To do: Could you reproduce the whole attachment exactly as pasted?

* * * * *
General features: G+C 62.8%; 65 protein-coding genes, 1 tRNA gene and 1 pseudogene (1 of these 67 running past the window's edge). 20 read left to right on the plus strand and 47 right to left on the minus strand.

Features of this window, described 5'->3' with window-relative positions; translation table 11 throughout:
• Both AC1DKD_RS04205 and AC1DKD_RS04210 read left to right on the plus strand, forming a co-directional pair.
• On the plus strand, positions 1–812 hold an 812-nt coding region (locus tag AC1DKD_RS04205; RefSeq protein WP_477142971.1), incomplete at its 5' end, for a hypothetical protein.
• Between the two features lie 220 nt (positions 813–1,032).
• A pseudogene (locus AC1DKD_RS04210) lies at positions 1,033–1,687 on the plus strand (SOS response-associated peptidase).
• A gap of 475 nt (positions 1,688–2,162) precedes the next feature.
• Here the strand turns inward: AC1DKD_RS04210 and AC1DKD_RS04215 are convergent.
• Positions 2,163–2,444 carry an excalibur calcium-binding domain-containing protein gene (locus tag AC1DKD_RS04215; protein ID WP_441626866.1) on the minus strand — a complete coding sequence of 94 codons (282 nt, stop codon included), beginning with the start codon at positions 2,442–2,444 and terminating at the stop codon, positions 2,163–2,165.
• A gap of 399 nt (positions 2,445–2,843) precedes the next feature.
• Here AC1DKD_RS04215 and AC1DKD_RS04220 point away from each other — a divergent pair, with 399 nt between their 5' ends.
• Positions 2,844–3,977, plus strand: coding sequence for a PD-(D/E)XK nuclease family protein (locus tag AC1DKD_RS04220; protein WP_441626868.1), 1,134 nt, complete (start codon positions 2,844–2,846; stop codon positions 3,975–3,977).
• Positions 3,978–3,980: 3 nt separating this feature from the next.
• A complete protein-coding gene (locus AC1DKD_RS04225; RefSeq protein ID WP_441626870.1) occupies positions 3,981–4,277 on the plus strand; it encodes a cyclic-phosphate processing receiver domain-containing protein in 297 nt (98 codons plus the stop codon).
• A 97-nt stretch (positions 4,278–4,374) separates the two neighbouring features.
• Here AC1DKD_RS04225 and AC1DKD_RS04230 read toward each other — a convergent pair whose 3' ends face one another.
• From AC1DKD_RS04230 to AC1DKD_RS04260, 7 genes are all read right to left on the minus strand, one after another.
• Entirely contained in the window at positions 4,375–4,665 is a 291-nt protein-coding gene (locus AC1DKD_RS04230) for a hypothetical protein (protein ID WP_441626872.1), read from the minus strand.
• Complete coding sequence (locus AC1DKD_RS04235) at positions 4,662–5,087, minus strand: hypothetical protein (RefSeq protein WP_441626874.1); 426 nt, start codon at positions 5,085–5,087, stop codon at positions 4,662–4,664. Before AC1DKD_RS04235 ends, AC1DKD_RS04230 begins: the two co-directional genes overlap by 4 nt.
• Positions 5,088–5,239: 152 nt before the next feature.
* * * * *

General features: G+C 62.8%; 65 protein-coding genes, 1 tRNA gene and 1 pseudogene (1 of these 67 running past the window's edge). 20 read left to right on the plus strand and 47 right to left on the minus strand.

Features of this window, described 5'->3' with window-relative positions; translation table 11 throughout:
• Both AC1DKD_RS04205 and AC1DKD_RS04210 read left to right on the plus strand, forming a co-directional pair.
• On the plus strand, positions 1–812 hold an 812-nt coding region (locus tag AC1DKD_RS04205; RefSeq protein WP_477142971.1), incomplete at its 5' end, for a hypothetical protein.
• Between the two features lie 220 nt (positions 813–1,032).
• A pseudogene (locus AC1DKD_RS04210) lies at positions 1,033–1,687 on the plus strand (SOS response-associated peptidase).
• A gap of 475 nt (positions 1,688–2,162) precedes the next feature.
• Here the strand turns inward: AC1DKD_RS04210 and AC1DKD_RS04215 are convergent.
• Positions 2,163–2,444 carry an excalibur calcium-binding domain-containing protein gene (locus tag AC1DKD_RS04215; protein ID WP_441626866.1) on the minus strand — a complete coding sequence of 94 codons (282 nt, stop codon included), beginning with the start codon at positions 2,442–2,444 and terminating at the stop codon, positions 2,163–2,165.
• A gap of 399 nt (positions 2,445–2,843) precedes the next feature.
• Here AC1DKD_RS04215 and AC1DKD_RS04220 point away from each other — a divergent pair, with 399 nt between their 5' ends.
• Positions 2,844–3,977, plus strand: coding sequence for a PD-(D/E)XK nuclease family protein (locus tag AC1DKD_RS04220; protein WP_441626868.1), 1,134 nt, complete (start codon positions 2,844–2,846; stop codon positions 3,975–3,977).
• Positions 3,978–3,980: 3 nt separating this feature from the next.
• A complete protein-coding gene (locus AC1DKD_RS04225; RefSeq protein ID WP_441626870.1) occupies positions 3,981–4,277 on the plus strand; it encodes a cyclic-phosphate processing receiver domain-containing protein in 297 nt (98 codons plus the stop codon).
• A 97-nt stretch (positions 4,278–4,374) separates the two neighbouring features.
• Here AC1DKD_RS04225 and AC1DKD_RS04230 read toward each other — a convergent pair whose 3' ends face one another.
• From AC1DKD_RS04230 to AC1DKD_RS04260, 7 genes are all read right to left on the minus strand, one after another.
• Entirely contained in the window at positions 4,375–4,665 is a 291-nt protein-coding gene (locus AC1DKD_RS04230) for a hypothetical protein (protein ID WP_441626872.1), read from the minus strand.
• Complete coding sequence (locus AC1DKD_RS04235) at positions 4,662–5,087, minus strand: hypothetical protein (RefSeq protein WP_441626874.1); 426 nt, start codon at positions 5,085–5,087, stop codon at positions 4,662–4,664. Before AC1DKD_RS04235 ends, AC1DKD_RS04230 begins: the two co-directional genes overlap by 4 nt.
• Positions 5,088–5,239: 152 nt before the next feature.